At least 33 were dead after three days of clashes between police and protesters in Cairo's Tahrir Square, amid calls by 38 opposition groups called for a million man march on Tuesday to pressure Egypt's military rulers to step aside, dpa reported.
The Dubai-based Al Arabiya television quoted sources at Cairo's main morgue saying 33 corpses had been received there since Saturday, most of them with bullet wounds.
Meanwhile, the broadcaster said the Egyptian government has put "its resignation in the hands of the military council."
The military council is currently discussing the resignation of the current government, Al Arabiya added.
The mass protest calls for sacking the current government and forming a "national salvation government" to take over from the Supreme Council of the Armed Forces, which has been ruling the country since February,
They also call for holding presidential elections by April 2012, restructuring the Interior Ministry, and putting all those charged with killing protesters on trial.
The protest, dubbed The Million Man Protest for National Salvation, is scheduled for 4 pm (2 GMT).
On Monday, thousands of protesters, faced down by security forces backed by military police, remained in Tahrir Square, which remained closed to traffic.
Witnesses told dpa that many people were suffering from breathing problems from tear gas used by police forces. Doctors are using an ambulance to help those injured, after security destroyed a field hospital on Sunday, which was set up by protesters near Tahrir Square.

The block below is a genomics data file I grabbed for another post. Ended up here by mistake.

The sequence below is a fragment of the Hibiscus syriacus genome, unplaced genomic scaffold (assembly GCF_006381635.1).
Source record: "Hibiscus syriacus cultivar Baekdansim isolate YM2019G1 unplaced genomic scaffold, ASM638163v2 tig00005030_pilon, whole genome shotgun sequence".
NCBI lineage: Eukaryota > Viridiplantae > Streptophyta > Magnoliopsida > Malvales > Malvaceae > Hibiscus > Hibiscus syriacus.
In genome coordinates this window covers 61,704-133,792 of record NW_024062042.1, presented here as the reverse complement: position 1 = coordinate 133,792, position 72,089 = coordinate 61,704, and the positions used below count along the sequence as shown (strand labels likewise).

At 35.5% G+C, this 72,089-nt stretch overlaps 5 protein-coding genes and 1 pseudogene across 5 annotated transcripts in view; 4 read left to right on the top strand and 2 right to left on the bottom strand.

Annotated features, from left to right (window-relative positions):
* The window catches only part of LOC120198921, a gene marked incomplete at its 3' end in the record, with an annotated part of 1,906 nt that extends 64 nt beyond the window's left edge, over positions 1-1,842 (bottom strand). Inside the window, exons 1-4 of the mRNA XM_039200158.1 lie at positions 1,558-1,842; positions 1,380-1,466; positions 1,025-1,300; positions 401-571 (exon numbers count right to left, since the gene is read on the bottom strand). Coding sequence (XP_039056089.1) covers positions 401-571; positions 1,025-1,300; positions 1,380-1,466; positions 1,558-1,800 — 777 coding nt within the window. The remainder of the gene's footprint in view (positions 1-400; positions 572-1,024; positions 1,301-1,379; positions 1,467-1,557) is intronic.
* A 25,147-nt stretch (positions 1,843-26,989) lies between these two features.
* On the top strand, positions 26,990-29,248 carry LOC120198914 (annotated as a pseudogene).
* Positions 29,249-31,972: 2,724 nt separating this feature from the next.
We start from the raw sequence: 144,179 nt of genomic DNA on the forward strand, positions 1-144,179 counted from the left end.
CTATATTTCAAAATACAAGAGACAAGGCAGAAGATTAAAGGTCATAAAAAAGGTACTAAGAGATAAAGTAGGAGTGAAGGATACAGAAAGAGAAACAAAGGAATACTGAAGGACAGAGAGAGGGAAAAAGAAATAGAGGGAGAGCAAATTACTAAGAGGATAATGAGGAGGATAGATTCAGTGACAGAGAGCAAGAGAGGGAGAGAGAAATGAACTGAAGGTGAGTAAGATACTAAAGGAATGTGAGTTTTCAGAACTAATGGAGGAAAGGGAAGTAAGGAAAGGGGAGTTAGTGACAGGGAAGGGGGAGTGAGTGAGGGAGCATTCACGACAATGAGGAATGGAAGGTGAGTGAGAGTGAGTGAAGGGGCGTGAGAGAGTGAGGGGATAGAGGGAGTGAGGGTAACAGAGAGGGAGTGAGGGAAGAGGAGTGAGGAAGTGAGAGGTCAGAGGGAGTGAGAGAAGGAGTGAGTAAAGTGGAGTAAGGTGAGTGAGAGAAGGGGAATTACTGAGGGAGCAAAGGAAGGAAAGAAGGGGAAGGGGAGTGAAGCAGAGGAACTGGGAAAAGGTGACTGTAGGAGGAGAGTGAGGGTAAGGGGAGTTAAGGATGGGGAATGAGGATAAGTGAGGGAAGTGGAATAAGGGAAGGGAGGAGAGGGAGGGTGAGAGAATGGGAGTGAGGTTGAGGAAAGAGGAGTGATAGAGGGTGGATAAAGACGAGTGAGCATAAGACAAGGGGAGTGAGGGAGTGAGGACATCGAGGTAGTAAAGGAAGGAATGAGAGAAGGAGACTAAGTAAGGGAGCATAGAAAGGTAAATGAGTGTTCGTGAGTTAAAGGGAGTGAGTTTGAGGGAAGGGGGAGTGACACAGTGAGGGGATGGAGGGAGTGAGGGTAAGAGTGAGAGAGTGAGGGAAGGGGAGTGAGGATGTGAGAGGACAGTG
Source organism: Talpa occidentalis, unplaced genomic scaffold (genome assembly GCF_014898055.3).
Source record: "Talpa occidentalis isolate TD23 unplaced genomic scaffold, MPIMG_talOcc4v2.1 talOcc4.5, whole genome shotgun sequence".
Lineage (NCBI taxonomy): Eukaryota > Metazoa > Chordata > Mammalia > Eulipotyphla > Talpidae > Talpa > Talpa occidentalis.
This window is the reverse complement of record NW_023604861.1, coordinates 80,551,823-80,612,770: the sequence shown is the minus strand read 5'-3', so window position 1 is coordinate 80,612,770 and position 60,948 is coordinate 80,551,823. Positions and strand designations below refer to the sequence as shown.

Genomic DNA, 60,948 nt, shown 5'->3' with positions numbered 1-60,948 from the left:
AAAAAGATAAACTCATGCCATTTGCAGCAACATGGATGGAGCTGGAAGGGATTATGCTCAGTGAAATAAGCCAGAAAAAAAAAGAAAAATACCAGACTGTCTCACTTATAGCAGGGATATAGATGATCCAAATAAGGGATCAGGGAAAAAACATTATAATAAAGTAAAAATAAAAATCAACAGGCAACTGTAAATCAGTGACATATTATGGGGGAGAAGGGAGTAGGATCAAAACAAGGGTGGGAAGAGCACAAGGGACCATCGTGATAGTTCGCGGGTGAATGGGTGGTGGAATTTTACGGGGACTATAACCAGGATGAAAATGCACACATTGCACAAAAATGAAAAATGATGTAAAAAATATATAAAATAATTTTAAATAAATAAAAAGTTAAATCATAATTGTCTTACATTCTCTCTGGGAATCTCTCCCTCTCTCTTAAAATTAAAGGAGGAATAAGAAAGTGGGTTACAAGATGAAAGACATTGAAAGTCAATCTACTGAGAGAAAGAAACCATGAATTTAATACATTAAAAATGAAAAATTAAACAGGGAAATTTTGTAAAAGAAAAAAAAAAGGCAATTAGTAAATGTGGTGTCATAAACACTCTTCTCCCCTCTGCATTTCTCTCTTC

Medics - who have been trying to set up another makeshift hospital - said they have been treating dozens of people an hour.
Throughout the day, protesters have been hurling stones and throwing tear gas canisters back at the police forces.
Clashes between protesters and security forces have been going on intermittently since Saturday, leaving 22 people dead and over 1,500 injured.
A large banner in the square read: "The people want a civilian presidential council."
Major General Said Abbas, deputy head of the central military zone, told protesters and reporters gathered near the square that, while people have the right to protest, they should not harm national interests.
Abbas added that clashes only erupt when protesters got close to the Interior Ministry, adding that unarmed forces are prepared to enter the square and protect protesters if the protesters request they do so.
Egyptian Culture Minister Emad Abu Ghazi on Monday confirmed his resignation in protest over the government's handling of the clashes.
Abu Ghazi told the Al Ahram website he "will not retract his resignation."
Since Saturday, government forces used tear gas and batons to disperse the demonstrators. Activists say rubber bullets and shotguns were also used.
The scene was reminiscent of the popular revolt in the same place against the regime of former president Hosny Mubarak.
Opposition groups have become more critical of the military rulers, who they accuse of dragging their feet on handing power over to an elected civil administration.
The violence was taking place just a week before Egyptians go to the polls to elect a new parliament. Elections are set to take place between November 28 and January 10.
In the photo - Egyptian Prime Minister Essam Sharaf